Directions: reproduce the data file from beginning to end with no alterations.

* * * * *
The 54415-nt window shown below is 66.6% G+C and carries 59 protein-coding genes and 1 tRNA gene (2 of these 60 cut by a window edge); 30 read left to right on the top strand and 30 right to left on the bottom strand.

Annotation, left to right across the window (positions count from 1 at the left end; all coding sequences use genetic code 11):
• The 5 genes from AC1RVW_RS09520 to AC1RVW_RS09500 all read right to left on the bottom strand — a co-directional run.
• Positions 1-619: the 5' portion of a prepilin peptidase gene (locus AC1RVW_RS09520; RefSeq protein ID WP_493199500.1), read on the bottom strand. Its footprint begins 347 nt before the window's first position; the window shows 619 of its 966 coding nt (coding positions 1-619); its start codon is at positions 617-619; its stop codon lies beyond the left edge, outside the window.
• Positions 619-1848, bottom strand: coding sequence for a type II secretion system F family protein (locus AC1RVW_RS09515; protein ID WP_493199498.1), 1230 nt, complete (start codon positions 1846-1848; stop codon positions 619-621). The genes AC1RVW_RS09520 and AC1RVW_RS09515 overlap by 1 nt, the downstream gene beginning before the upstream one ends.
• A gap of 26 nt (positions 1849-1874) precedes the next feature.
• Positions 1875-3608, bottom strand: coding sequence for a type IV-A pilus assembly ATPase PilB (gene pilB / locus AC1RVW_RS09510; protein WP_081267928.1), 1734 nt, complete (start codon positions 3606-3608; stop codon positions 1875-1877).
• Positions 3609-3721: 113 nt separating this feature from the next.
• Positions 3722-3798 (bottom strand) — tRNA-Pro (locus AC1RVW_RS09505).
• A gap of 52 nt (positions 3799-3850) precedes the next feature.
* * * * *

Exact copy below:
The 54415-nt window shown below is 66.6% G+C and carries 59 protein-coding genes and 1 tRNA gene (2 of these 60 cut by a window edge); 30 read left to right on the top strand and 30 right to left on the bottom strand.

Annotation, left to right across the window (positions count from 1 at the left end; all coding sequences use genetic code 11):
• The 5 genes from AC1RVW_RS09520 to AC1RVW_RS09500 all read right to left on the bottom strand — a co-directional run.
• Positions 1-619: the 5' portion of a prepilin peptidase gene (locus AC1RVW_RS09520; RefSeq protein ID WP_493199500.1), read on the bottom strand. Its footprint begins 347 nt before the window's first position; the window shows 619 of its 966 coding nt (coding positions 1-619); its start codon is at positions 617-619; its stop codon lies beyond the left edge, outside the window.
• Positions 619-1848, bottom strand: coding sequence for a type II secretion system F family protein (locus AC1RVW_RS09515; protein ID WP_493199498.1), 1230 nt, complete (start codon positions 1846-1848; stop codon positions 619-621). The genes AC1RVW_RS09520 and AC1RVW_RS09515 overlap by 1 nt, the downstream gene beginning before the upstream one ends.
• A gap of 26 nt (positions 1849-1874) precedes the next feature.
• Positions 1875-3608, bottom strand: coding sequence for a type IV-A pilus assembly ATPase PilB (gene pilB / locus AC1RVW_RS09510; protein WP_081267928.1), 1734 nt, complete (start codon positions 3606-3608; stop codon positions 1875-1877).
• Positions 3609-3721: 113 nt separating this feature from the next.
• Positions 3722-3798 (bottom strand) — tRNA-Pro (locus AC1RVW_RS09505).
• A gap of 52 nt (positions 3799-3850) precedes the next feature.